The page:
• the initial situation of crops for which the drift deposition values for large fruit are used in the assessment, but which do not fall under the preconditions for large fruit in the Environmental Management Activities Decree. These are woody small fruit, hops, nuts and other types of fruit;
  • crop groups and sub-groups on the DTG list that are not covered by the conditions from the Environmental Management Activities Decree, 3.5 agricultural activities.

The WDC – and the amended Evaluation Manual and DRT work instructions – will come into effect for new applications and dossiers submitted from 1 January 2022 but may also be used for pending applications. For more information, see the schematic instructions and the news of 19 July 2021.

Updated Pesticide Atlas with measurement data from 2020

Based on measurement data from the water authorities, the Pesticide Atlas shows which active substances and metabolites of plant protection products and biocides occur in Dutch surface water. The Atlas provides information about exceedances of standards, long-term trends in concentrations and the connection with land use. The updated Atlas with the measurement data for 2020 was published on 1 October. In the risk assessment, the Ctgb includes the most recent measurement data from surface water to determine whether the authorisation standard has been exceeded. From 1 January 1 2022, applicants must use the measurement data from the updated version for their dossiers.

Pesticide atlas updated with monitoring data of 2020

What about authorisation numbers for simplified authorisations?

The rapporteur Member State (RMS) allocates the authorisation number. If the Netherlands is the RMS for an application for a simplified authorisation under the Biocidal Products Regulation, then an EU authorisation number will be issued (and not a specific NL authorisation number as with national authorisations).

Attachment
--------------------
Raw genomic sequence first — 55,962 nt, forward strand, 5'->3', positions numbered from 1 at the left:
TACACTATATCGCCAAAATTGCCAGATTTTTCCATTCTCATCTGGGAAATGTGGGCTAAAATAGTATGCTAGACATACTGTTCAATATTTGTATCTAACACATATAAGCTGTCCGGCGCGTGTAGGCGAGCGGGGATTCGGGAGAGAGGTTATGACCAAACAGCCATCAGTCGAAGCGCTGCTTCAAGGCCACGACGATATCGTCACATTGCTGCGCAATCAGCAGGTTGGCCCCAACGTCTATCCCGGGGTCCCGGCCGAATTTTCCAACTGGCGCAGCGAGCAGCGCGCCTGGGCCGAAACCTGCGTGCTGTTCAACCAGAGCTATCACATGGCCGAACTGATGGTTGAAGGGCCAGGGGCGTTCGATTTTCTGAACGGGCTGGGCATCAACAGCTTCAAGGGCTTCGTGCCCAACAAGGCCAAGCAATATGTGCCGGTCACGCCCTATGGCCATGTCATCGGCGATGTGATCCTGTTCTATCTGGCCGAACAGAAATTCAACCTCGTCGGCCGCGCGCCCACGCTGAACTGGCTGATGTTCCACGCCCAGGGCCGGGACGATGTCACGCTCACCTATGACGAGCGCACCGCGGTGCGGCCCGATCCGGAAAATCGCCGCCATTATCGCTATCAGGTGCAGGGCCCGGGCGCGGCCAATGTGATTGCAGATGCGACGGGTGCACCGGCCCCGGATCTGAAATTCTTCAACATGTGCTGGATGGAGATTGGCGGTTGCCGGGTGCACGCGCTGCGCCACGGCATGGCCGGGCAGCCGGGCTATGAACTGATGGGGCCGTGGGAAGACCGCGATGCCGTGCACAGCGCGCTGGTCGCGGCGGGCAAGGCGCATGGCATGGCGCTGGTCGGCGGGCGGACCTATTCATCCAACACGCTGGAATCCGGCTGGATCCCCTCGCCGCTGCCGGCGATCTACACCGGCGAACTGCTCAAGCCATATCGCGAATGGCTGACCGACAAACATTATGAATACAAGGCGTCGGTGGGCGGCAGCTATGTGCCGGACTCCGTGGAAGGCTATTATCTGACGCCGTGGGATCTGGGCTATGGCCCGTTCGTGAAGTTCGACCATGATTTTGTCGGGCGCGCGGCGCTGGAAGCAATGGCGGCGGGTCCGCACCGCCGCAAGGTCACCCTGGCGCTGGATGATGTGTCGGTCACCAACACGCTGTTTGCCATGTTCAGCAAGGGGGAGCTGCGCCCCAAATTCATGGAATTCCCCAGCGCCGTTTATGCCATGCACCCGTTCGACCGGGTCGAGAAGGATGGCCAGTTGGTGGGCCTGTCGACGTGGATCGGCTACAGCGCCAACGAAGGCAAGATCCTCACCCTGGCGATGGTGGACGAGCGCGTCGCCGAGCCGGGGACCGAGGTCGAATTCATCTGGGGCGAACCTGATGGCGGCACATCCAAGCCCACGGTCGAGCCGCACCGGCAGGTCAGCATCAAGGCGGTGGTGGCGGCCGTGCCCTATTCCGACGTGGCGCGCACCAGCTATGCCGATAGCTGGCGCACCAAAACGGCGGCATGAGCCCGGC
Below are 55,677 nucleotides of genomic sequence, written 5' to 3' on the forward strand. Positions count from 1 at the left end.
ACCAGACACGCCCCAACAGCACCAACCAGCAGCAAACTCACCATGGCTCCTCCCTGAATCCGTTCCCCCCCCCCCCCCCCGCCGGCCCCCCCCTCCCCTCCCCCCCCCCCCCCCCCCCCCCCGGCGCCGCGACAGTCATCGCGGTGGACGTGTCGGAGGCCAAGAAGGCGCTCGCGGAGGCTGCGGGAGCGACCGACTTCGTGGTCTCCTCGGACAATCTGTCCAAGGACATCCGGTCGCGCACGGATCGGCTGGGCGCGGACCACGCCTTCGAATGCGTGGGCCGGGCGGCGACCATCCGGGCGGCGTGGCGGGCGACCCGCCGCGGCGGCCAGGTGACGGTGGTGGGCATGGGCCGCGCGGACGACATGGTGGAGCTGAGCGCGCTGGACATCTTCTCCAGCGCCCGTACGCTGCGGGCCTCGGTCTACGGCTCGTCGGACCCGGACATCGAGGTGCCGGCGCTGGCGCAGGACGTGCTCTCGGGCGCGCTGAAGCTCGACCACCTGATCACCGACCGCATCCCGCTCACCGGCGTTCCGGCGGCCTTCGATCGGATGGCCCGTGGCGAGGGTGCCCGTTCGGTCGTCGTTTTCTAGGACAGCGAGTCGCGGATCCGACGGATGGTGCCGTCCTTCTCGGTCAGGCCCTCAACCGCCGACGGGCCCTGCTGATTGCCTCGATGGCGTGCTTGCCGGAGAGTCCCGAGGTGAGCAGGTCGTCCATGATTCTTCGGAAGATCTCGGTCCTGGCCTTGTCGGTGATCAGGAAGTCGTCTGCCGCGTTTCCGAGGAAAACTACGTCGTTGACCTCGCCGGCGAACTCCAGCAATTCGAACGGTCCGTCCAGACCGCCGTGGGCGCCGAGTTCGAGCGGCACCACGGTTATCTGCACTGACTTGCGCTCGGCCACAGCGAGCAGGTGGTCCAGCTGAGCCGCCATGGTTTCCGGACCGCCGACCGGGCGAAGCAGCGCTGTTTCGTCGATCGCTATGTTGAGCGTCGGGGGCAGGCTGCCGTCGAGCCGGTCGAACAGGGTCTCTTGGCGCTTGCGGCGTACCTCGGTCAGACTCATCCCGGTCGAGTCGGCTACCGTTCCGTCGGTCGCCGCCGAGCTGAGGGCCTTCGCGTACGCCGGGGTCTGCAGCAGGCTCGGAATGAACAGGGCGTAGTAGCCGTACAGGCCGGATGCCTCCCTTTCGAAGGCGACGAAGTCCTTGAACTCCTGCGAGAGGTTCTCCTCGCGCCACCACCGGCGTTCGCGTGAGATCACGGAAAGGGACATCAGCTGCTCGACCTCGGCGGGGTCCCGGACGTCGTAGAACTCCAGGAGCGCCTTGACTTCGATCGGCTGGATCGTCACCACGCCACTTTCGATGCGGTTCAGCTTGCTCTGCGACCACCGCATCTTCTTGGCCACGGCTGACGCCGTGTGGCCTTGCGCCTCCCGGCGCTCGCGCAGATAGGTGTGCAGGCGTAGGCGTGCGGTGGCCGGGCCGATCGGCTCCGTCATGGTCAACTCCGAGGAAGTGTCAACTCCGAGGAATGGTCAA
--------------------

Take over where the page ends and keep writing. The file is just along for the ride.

If the Netherlands is the concerned Member State (CMS), then it will adopt the authorisation number issued by the RMS, which is usually an EU authorisation number.

If products are already on the market with a NL authorisation number, this cannot simply be converted to an EU authorisation number. The current labels are provided with the NL authorisation number and cannot be directly converted to an EU authorisation number. Due to possible derogation periods, this must always be done in consultation with the authorisation holder.

Revised templates for applications under the BPR

During the past year, several templates for applications under the BPR have been revised and published by ECHA. These templates should be used for the following new applications:

  • PAR templates (assessment reports for single products and biocidal product families), with effect from 4 December 2021.
  • CAR template CAR template (Competent Authority Report, Assessment Report for Active Substances), with effect from 21 June 2021.
  • CLH template (Proposal for harmonised classification and labelling of active substances), with effect from 21 June 2021.
  • Biocide product family overview Excel sheet, with effect from 11 April 2021, see application page.

Standard SPC sentences, a compilation of frequently used sentences in the free text sections of the SPC (Summary of Product Characteristics) and their translation into all EU languages.